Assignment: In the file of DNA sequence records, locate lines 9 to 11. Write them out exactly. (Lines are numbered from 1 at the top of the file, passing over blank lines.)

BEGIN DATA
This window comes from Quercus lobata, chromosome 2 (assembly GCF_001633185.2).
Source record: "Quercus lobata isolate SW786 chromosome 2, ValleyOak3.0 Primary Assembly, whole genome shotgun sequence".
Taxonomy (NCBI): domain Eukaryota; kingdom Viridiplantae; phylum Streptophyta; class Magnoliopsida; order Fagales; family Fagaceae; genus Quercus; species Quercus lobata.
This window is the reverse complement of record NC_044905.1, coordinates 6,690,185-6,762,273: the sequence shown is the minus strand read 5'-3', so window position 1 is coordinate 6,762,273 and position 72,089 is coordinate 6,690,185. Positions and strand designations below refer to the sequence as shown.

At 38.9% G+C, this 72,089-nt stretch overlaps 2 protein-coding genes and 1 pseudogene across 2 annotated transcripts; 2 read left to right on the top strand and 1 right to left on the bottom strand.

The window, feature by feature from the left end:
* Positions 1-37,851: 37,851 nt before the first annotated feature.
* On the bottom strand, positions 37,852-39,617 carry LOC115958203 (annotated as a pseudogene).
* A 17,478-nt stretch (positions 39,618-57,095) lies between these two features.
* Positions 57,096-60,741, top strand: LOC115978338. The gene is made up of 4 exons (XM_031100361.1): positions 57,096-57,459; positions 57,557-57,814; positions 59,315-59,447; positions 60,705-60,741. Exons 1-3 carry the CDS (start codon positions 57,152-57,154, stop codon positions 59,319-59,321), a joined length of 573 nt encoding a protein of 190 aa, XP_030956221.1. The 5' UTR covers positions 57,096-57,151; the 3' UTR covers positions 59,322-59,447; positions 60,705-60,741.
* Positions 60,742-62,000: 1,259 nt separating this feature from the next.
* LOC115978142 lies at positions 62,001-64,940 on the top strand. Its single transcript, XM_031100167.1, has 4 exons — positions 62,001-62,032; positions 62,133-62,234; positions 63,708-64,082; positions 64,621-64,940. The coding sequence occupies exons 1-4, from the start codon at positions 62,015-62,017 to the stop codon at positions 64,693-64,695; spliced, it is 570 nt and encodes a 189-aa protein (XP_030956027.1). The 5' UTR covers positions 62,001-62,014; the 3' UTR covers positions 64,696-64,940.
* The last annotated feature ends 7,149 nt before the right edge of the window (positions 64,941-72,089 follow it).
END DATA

* A 17,478-nt stretch (positions 39,618-57,095) lies between these two features.
* Positions 57,096-60,741, top strand: LOC115978338. The gene is made up of 4 exons (XM_031100361.1): positions 57,096-57,459; positions 57,557-57,814; positions 59,315-59,447; positions 60,705-60,741. Exons 1-3 carry the CDS (start codon positions 57,152-57,154, stop codon positions 59,319-59,321), a joined length of 573 nt encoding a protein of 190 aa, XP_030956221.1. The 5' UTR covers positions 57,096-57,151; the 3' UTR covers positions 59,322-59,447; positions 60,705-60,741.
* Positions 60,742-62,000: 1,259 nt separating this feature from the next.